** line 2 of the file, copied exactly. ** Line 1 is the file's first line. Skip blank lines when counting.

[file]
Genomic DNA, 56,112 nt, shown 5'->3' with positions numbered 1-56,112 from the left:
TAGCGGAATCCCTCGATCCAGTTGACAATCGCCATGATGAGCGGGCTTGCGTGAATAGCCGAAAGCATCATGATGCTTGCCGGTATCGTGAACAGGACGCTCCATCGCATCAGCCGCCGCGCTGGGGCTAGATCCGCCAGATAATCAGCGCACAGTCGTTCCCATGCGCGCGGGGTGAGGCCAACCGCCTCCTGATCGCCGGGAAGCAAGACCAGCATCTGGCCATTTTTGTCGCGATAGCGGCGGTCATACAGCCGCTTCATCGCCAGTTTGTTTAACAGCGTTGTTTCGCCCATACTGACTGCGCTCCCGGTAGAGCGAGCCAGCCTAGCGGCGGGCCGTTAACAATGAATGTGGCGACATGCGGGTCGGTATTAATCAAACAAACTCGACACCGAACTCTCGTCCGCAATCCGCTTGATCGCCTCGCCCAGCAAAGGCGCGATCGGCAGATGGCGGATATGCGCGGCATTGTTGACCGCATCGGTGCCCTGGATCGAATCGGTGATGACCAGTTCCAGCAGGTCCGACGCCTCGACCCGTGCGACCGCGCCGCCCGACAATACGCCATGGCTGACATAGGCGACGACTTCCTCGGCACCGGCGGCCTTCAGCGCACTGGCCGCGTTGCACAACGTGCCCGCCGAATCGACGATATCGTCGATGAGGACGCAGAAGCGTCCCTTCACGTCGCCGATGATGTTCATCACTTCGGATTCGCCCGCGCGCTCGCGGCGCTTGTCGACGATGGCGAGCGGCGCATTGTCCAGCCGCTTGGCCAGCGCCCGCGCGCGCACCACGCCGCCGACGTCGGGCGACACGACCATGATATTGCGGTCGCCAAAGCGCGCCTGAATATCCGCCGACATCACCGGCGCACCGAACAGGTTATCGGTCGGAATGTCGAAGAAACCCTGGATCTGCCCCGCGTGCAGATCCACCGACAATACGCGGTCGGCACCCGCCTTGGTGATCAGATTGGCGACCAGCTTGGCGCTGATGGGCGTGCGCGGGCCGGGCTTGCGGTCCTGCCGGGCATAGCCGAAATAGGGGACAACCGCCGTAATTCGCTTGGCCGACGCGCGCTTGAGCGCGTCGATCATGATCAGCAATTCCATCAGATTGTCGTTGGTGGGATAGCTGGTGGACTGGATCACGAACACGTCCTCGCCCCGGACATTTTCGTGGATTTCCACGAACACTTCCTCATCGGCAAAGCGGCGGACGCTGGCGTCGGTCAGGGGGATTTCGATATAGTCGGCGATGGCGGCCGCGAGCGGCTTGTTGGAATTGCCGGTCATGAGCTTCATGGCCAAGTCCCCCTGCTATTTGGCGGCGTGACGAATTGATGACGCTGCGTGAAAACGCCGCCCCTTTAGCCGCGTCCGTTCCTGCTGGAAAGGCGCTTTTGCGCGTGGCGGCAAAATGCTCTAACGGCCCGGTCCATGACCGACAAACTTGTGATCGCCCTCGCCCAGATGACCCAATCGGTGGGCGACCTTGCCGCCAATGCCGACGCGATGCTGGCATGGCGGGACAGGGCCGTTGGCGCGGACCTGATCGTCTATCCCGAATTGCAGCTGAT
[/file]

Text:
TAGCGGAATCCCTCGATCCAGTTGACAATCGCCATGATGAGCGGGCTTGCGTGAATAGCCGAAAGCATCATGATGCTTGCCGGTATCGTGAACAGGACGCTCCATCGCATCAGCCGCCGCGCTGGGGCTAGATCCGCCAGATAATCAGCGCACAGTCGTTCCCATGCGCGCGGGGTGAGGCCAACCGCCTCCTGATCGCCGGGAAGCAAGACCAGCATCTGGCCATTTTTGTCGCGATAGCGGCGGTCATACAGCCGCTTCATCGCCAGTTTGTTTAACAGCGTTGTTTCGCCCATACTGACTGCGCTCCCGGTAGAGCGAGCCAGCCTAGCGGCGGGCCGTTAACAATGAATGTGGCGACATGCGGGTCGGTATTAATCAAACAAACTCGACACCGAACTCTCGTCCGCAATCCGCTTGATCGCCTCGCCCAGCAAAGGCGCGATCGGCAGATGGCGGATATGCGCGGCATTGTTGACCGCATCGGTGCCCTGGATCGAATCGGTGATGACCAGTTCCAGCAGGTCCGACGCCTCGACCCGTGCGACCGCGCCGCCCGACAATACGCCATGGCTGACATAGGCGACGACTTCCTCGGCACCGGCGGCCTTCAGCGCACTGGCCGCGTTGCACAACGTGCCCGCCGAATCGACGATATCGTCGATGAGGACGCAGAAGCGTCCCTTCACGTCGCCGATGATGTTCATCACTTCGGATTCGCCCGCGCGCTCGCGGCGCTTGTCGACGATGGCGAGCGGCGCATTGTCCAGCCGCTTGGCCAGCGCCCGCGCGCGCACCACGCCGCCGACGTCGGGCGACACGACCATGATATTGCGGTCGCCAAAGCGCGCCTGAATATCCGCCGACATCACCGGCGCACCGAACAGGTTATCGGTCGGAATGTCGAAGAAACCCTGGATCTGCCCCGCGTGCAGATCCACCGACAATACGCGGTCGGCACCCGCCTTGGTGATCAGATTGGCGACCAGCTTGGCGCTGATGGGCGTGCGCGGGCCGGGCTTGCGGTCCTGCCGGGCATAGCCGAAATAGGGGACAACCGCCGTAATTCGCTTGGCCGACGCGCGCTTGAGCGCGTCGATCATGATCAGCAATTCCATCAGATTGTCGTTGGTGGGATAGCTGGTGGACTGGATCACGAACACGTCCTCGCCCCGGACATTTTCGTGGATTTCCACGAACACTTCCTCATCGGCAAAGCGGCGGACGCTGGCGTCGGTCAGGGGGATTTCGATATAGTCGGCGATGGCGGCCGCGAGCGGCTTGTTGGAATTGCCGGTCATGAGCTTCATGGCCAAGTCCCCCTGCTATTTGGCGGCGTGACGAATTGATGACGCTGCGTGAAAACGCCGCCCCTTTAGCCGCGTCCGTTCCTGCTGGAAAGGCGCTTTTGCGCGTGGCGGCAAAATGCTCTAACGGCCCGGTCCATGACCGACAAACTTGTGATCGCCCTCGCCCAGATGACCCAATCGGTGGGCGACCTTGCCGCCAATGCCGACGCGATGCTGGCATGGCGGGACAGGGCCGTTGGCGCGGACCTGATCGTCTATCCCGAATTGCAGCTGAT